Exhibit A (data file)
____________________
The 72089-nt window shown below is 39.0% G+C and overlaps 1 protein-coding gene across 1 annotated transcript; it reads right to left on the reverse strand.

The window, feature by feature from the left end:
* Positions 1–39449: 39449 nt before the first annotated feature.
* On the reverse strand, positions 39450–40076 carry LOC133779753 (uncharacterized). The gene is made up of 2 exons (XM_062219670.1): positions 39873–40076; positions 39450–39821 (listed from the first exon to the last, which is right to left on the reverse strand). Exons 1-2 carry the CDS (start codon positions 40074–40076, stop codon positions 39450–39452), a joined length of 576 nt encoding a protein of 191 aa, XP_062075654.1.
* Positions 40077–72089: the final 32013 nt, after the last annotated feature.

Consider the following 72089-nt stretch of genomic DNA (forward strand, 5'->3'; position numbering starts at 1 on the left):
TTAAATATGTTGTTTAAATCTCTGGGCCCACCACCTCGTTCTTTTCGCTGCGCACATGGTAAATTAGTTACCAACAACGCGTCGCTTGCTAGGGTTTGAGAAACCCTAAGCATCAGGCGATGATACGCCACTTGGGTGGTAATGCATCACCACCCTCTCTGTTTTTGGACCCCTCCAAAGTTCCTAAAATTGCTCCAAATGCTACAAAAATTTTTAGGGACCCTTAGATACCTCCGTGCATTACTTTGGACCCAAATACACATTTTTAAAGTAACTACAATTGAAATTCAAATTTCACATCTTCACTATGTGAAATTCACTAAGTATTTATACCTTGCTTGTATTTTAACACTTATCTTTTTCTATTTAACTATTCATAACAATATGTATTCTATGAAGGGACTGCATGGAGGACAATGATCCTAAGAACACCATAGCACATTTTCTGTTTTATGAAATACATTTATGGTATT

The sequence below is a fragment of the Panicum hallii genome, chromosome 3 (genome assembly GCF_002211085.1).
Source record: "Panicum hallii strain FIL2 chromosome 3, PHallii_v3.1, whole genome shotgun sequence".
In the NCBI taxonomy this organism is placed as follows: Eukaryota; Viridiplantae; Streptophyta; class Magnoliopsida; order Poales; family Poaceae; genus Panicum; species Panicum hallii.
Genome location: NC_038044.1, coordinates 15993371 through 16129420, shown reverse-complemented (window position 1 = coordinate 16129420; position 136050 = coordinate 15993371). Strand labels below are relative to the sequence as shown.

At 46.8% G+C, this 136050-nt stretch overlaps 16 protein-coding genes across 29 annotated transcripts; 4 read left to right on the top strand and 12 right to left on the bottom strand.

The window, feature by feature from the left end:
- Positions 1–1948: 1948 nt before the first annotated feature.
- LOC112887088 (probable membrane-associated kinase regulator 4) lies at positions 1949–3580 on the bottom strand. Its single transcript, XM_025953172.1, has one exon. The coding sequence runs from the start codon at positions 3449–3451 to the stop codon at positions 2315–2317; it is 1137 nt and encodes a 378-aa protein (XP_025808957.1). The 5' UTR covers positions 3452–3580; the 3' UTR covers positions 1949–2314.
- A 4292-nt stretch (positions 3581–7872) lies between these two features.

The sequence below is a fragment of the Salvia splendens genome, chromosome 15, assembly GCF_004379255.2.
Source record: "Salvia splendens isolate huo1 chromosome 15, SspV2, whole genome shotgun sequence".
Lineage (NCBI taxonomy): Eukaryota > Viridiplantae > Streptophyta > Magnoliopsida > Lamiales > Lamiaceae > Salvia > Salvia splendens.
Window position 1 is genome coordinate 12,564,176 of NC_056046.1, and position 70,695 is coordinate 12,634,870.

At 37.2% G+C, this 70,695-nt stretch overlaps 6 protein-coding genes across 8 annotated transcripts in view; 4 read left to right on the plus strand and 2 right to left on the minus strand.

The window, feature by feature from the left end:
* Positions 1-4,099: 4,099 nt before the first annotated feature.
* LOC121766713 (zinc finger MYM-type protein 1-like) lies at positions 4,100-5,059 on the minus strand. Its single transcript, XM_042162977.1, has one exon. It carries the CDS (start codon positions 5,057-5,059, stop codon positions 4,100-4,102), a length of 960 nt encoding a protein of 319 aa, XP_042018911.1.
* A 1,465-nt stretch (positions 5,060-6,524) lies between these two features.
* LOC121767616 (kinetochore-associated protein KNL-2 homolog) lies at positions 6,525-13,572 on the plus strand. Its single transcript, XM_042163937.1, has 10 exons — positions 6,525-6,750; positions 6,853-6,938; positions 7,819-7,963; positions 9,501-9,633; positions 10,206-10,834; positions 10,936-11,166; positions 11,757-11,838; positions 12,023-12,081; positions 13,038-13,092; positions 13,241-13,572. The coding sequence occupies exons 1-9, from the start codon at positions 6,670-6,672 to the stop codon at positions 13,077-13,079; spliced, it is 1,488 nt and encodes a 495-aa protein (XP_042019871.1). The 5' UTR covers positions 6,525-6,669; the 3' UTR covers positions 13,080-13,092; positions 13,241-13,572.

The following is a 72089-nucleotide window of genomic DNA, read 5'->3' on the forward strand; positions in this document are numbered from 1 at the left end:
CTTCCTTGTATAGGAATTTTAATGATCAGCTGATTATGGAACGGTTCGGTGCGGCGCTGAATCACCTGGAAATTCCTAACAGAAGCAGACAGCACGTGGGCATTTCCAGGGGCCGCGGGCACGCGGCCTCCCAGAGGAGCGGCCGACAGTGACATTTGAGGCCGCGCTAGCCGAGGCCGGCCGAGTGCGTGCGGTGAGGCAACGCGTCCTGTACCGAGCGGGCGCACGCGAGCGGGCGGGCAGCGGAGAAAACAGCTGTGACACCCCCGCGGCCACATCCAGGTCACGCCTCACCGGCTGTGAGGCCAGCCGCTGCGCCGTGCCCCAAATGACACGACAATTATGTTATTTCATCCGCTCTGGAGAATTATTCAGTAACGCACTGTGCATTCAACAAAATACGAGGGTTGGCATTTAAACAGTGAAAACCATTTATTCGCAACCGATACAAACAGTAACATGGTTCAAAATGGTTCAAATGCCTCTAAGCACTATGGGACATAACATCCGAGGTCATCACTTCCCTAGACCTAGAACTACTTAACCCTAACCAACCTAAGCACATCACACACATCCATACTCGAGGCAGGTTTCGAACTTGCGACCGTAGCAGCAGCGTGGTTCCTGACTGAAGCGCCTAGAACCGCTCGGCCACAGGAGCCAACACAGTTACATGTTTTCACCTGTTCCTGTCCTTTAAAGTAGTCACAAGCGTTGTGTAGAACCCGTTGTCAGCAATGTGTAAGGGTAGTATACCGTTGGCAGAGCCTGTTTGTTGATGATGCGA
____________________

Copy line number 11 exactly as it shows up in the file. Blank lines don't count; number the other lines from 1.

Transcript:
Genome location: NC_038044.1, coordinates 15993371 through 16129420, shown reverse-complemented (window position 1 = coordinate 16129420; position 136050 = coordinate 15993371). Strand labels below are relative to the sequence as shown.